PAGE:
But if the phased-in recommendations for a universal social security system built on the foundation of a universal basic income grant had been adopted as per the recommendations of the Taylor Report, if the leaders of the new democratic dispensation had been guided by the instructions of the constitution and had been mindful of the lessons of the international community, then people would have had a safety net when the global crisis of 2007 to 2008 and its repercussions hit South Africa.

Local demand would have continued, sustained by state distribution of incomes when the market failed. Economic multipliers would have raised incomes and revenue, creating effective employment multipliers. This would have reduced the trajectories of inequality, unemployment and poverty that continue to tighten their stranglehold today.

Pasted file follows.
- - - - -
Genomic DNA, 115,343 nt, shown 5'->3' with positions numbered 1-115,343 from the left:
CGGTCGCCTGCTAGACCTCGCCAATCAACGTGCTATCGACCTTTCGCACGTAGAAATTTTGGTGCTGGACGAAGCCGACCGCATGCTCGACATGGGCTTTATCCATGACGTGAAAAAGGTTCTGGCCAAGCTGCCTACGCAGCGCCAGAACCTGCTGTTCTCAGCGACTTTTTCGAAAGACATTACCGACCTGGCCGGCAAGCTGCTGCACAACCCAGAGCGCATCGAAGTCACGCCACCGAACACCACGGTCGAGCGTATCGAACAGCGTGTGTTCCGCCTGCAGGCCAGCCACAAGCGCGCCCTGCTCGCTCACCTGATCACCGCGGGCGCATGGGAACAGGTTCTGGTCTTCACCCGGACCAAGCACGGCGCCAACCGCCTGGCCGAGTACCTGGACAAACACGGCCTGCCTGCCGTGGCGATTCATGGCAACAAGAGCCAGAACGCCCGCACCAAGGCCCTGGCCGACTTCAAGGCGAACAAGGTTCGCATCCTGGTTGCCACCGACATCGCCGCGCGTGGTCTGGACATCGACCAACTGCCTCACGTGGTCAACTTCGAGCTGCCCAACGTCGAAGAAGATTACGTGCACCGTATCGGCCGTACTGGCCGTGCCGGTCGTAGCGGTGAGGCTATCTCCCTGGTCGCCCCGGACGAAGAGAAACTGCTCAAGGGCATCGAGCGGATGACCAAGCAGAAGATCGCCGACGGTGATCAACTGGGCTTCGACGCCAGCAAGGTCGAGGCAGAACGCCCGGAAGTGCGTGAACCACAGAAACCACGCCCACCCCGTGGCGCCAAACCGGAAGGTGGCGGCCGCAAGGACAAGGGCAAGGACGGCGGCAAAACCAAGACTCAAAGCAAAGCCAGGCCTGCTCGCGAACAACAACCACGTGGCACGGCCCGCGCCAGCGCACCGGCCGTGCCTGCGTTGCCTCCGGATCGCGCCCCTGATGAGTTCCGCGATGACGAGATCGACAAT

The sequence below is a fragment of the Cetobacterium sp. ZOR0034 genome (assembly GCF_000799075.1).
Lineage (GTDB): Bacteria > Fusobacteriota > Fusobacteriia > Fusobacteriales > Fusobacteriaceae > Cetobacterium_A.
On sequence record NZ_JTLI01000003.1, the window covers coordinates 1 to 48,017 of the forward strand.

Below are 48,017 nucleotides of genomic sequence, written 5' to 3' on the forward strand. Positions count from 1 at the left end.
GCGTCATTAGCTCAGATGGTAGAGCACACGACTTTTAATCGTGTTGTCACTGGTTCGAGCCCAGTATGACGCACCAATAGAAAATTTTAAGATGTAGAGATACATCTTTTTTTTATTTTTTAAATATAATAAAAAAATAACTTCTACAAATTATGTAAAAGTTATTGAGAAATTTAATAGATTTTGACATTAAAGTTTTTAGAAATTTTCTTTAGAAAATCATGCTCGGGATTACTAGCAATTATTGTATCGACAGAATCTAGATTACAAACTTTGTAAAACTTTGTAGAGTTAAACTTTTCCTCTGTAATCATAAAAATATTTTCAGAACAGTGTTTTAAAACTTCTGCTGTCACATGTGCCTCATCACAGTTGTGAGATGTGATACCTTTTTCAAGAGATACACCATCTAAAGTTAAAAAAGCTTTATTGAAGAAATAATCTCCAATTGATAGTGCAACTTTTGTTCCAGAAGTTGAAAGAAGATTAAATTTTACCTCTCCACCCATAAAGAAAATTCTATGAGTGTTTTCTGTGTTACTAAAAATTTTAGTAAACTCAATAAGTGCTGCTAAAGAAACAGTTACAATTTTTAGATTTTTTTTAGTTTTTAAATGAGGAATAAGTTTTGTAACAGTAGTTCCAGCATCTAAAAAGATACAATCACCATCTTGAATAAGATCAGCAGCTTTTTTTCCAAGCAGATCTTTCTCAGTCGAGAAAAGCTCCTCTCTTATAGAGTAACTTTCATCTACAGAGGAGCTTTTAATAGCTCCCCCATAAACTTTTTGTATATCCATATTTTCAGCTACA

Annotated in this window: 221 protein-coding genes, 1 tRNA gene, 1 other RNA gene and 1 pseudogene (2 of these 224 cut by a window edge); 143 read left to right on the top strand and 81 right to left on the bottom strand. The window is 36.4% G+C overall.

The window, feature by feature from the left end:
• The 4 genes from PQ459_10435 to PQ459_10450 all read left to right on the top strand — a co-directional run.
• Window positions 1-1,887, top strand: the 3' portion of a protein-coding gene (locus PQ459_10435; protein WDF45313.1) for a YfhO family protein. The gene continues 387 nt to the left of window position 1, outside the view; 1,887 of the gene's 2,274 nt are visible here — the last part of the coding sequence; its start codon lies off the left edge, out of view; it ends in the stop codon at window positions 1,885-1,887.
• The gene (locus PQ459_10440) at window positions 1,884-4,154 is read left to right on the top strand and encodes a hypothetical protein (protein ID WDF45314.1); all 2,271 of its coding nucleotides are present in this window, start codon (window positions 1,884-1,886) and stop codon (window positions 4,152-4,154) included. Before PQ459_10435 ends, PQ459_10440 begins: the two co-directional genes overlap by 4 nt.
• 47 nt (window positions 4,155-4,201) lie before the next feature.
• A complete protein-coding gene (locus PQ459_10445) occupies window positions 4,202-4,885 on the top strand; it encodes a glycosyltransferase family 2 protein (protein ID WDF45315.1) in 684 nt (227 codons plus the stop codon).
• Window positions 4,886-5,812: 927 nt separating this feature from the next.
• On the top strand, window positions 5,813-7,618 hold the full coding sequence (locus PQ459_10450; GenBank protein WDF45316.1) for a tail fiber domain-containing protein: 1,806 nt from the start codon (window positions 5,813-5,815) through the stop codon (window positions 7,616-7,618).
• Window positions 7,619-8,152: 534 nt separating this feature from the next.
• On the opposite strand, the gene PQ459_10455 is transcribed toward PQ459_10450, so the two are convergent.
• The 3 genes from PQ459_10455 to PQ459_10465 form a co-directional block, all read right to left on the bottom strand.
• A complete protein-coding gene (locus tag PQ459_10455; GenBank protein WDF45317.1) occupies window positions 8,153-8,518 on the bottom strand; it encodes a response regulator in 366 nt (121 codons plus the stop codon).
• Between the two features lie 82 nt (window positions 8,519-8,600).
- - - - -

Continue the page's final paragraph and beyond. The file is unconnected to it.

Currently South Africa needs to attract R700 billion to fund the shortfall of the JET IP. Word on the street is that the money could be found, depending on the willingness of the state to lessen some structural constraints, which invariably include reducing the rights of workers, reducing the tax rate of corporate profits and privatising state utilities at a knock-down price. And in this same week as this shortfall was announced, investment envoy Trevor Manuel goes viral saying that social grants are unaffordable and don’t even think of a universal basic income grant.

The definition of the Just Transition that we are seeking to finance for is as follows: “A just transition aims to achieve a quality life for all South Africans, in the context of increasing the ability to adapt to the adverse impacts of climate, fostering climate resilience, and reaching net-zero greenhouse gas emissions by 2050, in line with best available science. A just transition contributes to the goals of decent work for all, social inclusion, and the eradication of poverty.”.